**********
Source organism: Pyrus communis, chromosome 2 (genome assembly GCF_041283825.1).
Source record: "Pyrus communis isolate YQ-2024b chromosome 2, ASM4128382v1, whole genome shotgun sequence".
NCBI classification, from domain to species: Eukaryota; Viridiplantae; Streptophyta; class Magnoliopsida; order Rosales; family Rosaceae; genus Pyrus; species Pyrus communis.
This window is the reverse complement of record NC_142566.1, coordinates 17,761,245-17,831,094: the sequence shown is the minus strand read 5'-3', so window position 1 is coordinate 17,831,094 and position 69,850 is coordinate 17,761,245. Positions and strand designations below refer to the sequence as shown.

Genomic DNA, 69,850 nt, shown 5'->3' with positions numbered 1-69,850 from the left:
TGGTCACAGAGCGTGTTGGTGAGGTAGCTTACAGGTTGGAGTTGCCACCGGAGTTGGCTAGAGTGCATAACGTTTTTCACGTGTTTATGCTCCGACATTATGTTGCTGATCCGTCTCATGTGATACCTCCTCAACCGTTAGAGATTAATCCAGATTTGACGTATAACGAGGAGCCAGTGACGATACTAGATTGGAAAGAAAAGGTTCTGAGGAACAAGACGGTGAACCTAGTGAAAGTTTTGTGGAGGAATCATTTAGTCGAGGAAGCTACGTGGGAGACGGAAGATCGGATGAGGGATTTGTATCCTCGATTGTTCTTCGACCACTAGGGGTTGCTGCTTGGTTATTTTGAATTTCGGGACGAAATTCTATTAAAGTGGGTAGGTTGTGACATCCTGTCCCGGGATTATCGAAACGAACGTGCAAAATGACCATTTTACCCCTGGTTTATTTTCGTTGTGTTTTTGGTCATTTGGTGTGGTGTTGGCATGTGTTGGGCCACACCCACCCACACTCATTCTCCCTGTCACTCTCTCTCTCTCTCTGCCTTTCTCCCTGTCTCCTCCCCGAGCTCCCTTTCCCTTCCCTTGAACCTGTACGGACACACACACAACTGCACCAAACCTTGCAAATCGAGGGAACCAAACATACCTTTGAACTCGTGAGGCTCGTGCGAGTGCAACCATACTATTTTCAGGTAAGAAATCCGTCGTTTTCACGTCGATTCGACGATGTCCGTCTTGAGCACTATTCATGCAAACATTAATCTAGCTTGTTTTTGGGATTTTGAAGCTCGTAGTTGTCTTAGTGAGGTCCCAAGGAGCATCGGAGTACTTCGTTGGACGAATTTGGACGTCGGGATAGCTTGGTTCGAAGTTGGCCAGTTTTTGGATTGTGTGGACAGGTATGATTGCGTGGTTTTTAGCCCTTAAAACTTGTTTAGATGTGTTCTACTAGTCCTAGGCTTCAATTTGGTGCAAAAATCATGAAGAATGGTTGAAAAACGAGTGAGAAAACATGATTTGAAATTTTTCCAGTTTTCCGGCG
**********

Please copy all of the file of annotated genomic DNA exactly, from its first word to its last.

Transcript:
Source organism: Pyrus communis, chromosome 2 (genome assembly GCF_041283825.1).
Source record: "Pyrus communis isolate YQ-2024b chromosome 2, ASM4128382v1, whole genome shotgun sequence".
NCBI classification, from domain to species: Eukaryota; Viridiplantae; Streptophyta; class Magnoliopsida; order Rosales; family Rosaceae; genus Pyrus; species Pyrus communis.
This window is the reverse complement of record NC_142566.1, coordinates 17,761,245-17,831,094: the sequence shown is the minus strand read 5'-3', so window position 1 is coordinate 17,831,094 and position 69,850 is coordinate 17,761,245. Positions and strand designations below refer to the sequence as shown.

Genomic DNA, 69,850 nt, shown 5'->3' with positions numbered 1-69,850 from the left:
TGGTCACAGAGCGTGTTGGTGAGGTAGCTTACAGGTTGGAGTTGCCACCGGAGTTGGCTAGAGTGCATAACGTTTTTCACGTGTTTATGCTCCGACATTATGTTGCTGATCCGTCTCATGTGATACCTCCTCAACCGTTAGAGATTAATCCAGATTTGACGTATAACGAGGAGCCAGTGACGATACTAGATTGGAAAGAAAAGGTTCTGAGGAACAAGACGGTGAACCTAGTGAAAGTTTTGTGGAGGAATCATTTAGTCGAGGAAGCTACGTGGGAGACGGAAGATCGGATGAGGGATTTGTATCCTCGATTGTTCTTCGACCACTAGGGGTTGCTGCTTGGTTATTTTGAATTTCGGGACGAAATTCTATTAAAGTGGGTAGGTTGTGACATCCTGTCCCGGGATTATCGAAACGAACGTGCAAAATGACCATTTTACCCCTGGTTTATTTTCGTTGTGTTTTTGGTCATTTGGTGTGGTGTTGGCATGTGTTGGGCCACACCCACCCACACTCATTCTCCCTGTCACTCTCTCTCTCTCTCTGCCTTTCTCCCTGTCTCCTCCCCGAGCTCCCTTTCCCTTCCCTTGAACCTGTACGGACACACACACAACTGCACCAAACCTTGCAAATCGAGGGAACCAAACATACCTTTGAACTCGTGAGGCTCGTGCGAGTGCAACCATACTATTTTCAGGTAAGAAATCCGTCGTTTTCACGTCGATTCGACGATGTCCGTCTTGAGCACTATTCATGCAAACATTAATCTAGCTTGTTTTTGGGATTTTGAAGCTCGTAGTTGTCTTAGTGAGGTCCCAAGGAGCATCGGAGTACTTCGTTGGACGAATTTGGACGTCGGGATAGCTTGGTTCGAAGTTGGCCAGTTTTTGGATTGTGTGGACAGGTATGATTGCGTGGTTTTTAGCCCTTAAAACTTGTTTAGATGTGTTCTACTAGTCCTAGGCTTCAATTTGGTGCAAAAATCATGAAGAATGGTTGAAAAACGAGTGAGAAAACATGATTTGAAATTTTTCCAGTTTTCCGGCG